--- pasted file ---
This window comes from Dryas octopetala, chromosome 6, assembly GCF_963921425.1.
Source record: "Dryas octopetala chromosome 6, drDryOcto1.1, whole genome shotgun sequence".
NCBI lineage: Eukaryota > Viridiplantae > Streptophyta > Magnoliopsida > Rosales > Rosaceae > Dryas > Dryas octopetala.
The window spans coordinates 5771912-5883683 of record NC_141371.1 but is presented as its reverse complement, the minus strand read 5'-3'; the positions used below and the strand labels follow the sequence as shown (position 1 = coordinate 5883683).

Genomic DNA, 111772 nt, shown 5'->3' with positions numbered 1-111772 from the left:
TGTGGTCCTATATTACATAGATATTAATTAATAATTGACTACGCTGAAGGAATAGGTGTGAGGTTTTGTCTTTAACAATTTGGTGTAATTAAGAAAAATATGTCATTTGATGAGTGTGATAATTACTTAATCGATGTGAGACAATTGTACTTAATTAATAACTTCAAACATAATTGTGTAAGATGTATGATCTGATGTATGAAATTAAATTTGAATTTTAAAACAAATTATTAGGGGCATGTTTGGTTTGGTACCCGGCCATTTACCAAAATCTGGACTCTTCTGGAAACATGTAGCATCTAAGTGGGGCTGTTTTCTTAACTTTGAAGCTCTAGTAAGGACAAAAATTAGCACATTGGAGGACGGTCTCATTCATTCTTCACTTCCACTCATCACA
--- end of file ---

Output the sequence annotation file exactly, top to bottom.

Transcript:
This window comes from Dryas octopetala, chromosome 6, assembly GCF_963921425.1.
Source record: "Dryas octopetala chromosome 6, drDryOcto1.1, whole genome shotgun sequence".
NCBI lineage: Eukaryota > Viridiplantae > Streptophyta > Magnoliopsida > Rosales > Rosaceae > Dryas > Dryas octopetala.
The window spans coordinates 5771912-5883683 of record NC_141371.1 but is presented as its reverse complement, the minus strand read 5'-3'; the positions used below and the strand labels follow the sequence as shown (position 1 = coordinate 5883683).

Genomic DNA, 111772 nt, shown 5'->3' with positions numbered 1-111772 from the left:
TGTGGTCCTATATTACATAGATATTAATTAATAATTGACTACGCTGAAGGAATAGGTGTGAGGTTTTGTCTTTAACAATTTGGTGTAATTAAGAAAAATATGTCATTTGATGAGTGTGATAATTACTTAATCGATGTGAGACAATTGTACTTAATTAATAACTTCAAACATAATTGTGTAAGATGTATGATCTGATGTATGAAATTAAATTTGAATTTTAAAACAAATTATTAGGGGCATGTTTGGTTTGGTACCCGGCCATTTACCAAAATCTGGACTCTTCTGGAAACATGTAGCATCTAAGTGGGGCTGTTTTCTTAACTTTGAAGCTCTAGTAAGGACAAAAATTAGCACATTGGAGGACGGTCTCATTCATTCTTCACTTCCACTCATCACA